The Christ Hymn

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Philippians 2:1-11
While I acknowledged that last week’s message was hardly a traditional “sermon,” I’ll try to be a bit more conventional this week. Last week I selected a text for the occasion, and this week we are back to following the lectionary. Interestingly enough, though, this text may well have been one that I might have chosen as a fitting next step.

I am going to start by appealing to your head, but I hope to end up by appealing to your heart. I am going to start with some grand abstractions, but hope to end up with how this might mess with the way you live.

First, some far out stuff that might also introduce you further to the way I think. Frequently we hear people talk about Jesus Christ as though that were his first and last name, even though technically I think we know better.  Most of us know that Jesus is a name and that Christ is actually a title. So then, it would technically be more proper to say Jesus the Christ.

So why do I bother highlighting this? It has become increasingly important in my mind to separate the two.  We appropriately spend a lot of time talking about the life and teachings of Jesus, but it has been increasingly important to me to lift up the Christ – what a handful of theologians speak of as the Cosmic Christ. While I don’t always use that phraseology, I always use the thought behind it – that there is a Cosmic Christ that has been there from the beginning, that informs all, that infuses all, within whom all things hold together. While Paul reflects this thinking in a handful of other places, and it is reflected in some of the apocryphal books, it is reflected on most beautifully in the first chapter of John where we read:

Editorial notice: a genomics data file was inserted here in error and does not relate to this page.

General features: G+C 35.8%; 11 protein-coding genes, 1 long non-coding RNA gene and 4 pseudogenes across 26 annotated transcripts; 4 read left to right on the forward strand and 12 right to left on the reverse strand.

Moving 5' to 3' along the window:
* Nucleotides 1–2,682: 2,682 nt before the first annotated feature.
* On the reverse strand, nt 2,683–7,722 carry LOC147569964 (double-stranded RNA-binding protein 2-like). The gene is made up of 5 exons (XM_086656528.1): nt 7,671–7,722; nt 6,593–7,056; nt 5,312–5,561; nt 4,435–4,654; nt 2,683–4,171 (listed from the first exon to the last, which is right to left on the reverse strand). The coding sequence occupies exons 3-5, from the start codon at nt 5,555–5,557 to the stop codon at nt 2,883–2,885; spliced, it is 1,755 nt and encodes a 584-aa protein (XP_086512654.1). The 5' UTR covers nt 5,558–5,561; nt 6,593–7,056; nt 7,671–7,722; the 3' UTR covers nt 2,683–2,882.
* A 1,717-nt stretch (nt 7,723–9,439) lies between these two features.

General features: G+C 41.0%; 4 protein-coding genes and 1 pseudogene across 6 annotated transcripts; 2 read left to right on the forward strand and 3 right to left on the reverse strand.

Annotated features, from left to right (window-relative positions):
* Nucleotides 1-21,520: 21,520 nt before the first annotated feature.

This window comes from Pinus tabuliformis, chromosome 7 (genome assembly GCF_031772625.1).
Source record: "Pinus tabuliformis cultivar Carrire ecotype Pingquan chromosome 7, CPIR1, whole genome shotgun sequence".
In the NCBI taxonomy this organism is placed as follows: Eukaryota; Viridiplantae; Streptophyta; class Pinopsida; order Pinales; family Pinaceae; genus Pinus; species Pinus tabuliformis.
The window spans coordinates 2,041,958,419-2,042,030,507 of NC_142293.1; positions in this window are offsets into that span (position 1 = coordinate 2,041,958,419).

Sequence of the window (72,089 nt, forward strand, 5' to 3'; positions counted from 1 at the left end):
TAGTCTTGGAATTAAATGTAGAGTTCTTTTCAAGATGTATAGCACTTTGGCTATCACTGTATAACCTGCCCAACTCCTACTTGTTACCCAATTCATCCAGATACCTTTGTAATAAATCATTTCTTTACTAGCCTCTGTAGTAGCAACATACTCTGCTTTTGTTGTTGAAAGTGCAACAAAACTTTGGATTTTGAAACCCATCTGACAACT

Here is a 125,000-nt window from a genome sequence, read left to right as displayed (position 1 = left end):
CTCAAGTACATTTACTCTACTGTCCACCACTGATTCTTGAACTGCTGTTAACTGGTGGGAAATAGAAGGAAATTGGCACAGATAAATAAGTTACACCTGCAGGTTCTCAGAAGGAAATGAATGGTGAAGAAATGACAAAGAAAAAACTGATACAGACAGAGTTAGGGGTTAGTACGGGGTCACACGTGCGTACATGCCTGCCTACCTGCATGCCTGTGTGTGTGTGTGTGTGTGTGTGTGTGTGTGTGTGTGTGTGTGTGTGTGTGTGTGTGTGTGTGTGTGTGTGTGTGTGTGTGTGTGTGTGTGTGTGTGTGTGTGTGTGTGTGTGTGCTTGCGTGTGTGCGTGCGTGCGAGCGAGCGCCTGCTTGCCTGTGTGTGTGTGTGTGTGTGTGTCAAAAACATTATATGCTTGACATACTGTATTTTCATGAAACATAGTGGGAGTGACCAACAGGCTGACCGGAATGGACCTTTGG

“In the beginning was the Word [the Cosmic Christ], and the Word was with God, and the Word was God. He was in the beginning with God. All things came into being through him, and without him not one thing came into being. What has come into being in him was life, and the life was the light of all people. 
The true light, which enlightens everyone, was coming into the world.
14 And the Word became flesh and lived among us . . .” (John1: 1 - 3, 9, 14)

I don’t want to get too far afield now, but being clear on this is important to me theologically. It is important to me as I dialogue with people of other faith traditions. It is important to me in my personal spiritual practice. While it may sound airy-fairy to you, it is the air that I breathe.

Paul runs on a parallel track this morning when he quotes a hymn that says, “though he was in the form of God, did not regard equality with God as something to be exploited, but emptied himself... being born in human likeness.” (Phil. 2:6-7) 

I just bet that some of you smart people know that kenosis is the Greek word that it used for emptying himself... being born in human likeness. So then this emptying oneself is descriptive not only of Jesus the Christ, but is also descriptive of the very nature of God. Beginning and end, kenosis is the essential characteristic of the biblical God. (This could be a fascinating aside, but at this point I imagine a Buddhist walking into the room and saying, “Excuse me, but we talk about emptying ourselves as well.”)

While I alluded to this earlier, it is generally accepted that verses 6 – 11 of this passage were not Paul’s original words, but he was quoting a recognized hymn or poem of the time. It is worth noting that some of our best God-talk comes not as theological bullet points, but as poetry – our best efforts at expressing the inexpressible, at grasping the mystery of faith.

Many preachers make a very common mistake when expounding on this passage, and I too just made it. We tend to get too theological. We tend to get stuck in our head, when the over-arching theme of this passage is intended to address how we live. You might say it is a call to kenotic living. We are transitioning now from head to real life stuff.

Paul’s argument begins in Philippians 1 where he says he wants us “to discern what is best.” (Phil.1:10) Between then and this section we read earlier, he talks about various things that could distract and divert us from pursuing that which is best. And then in the opening verses of chapter 2 he says this is what is best: “Let the same mind be in you that was in Christ Jesus, who, though he was in the form of God... emptied himself.” (Phil. 2:5-7)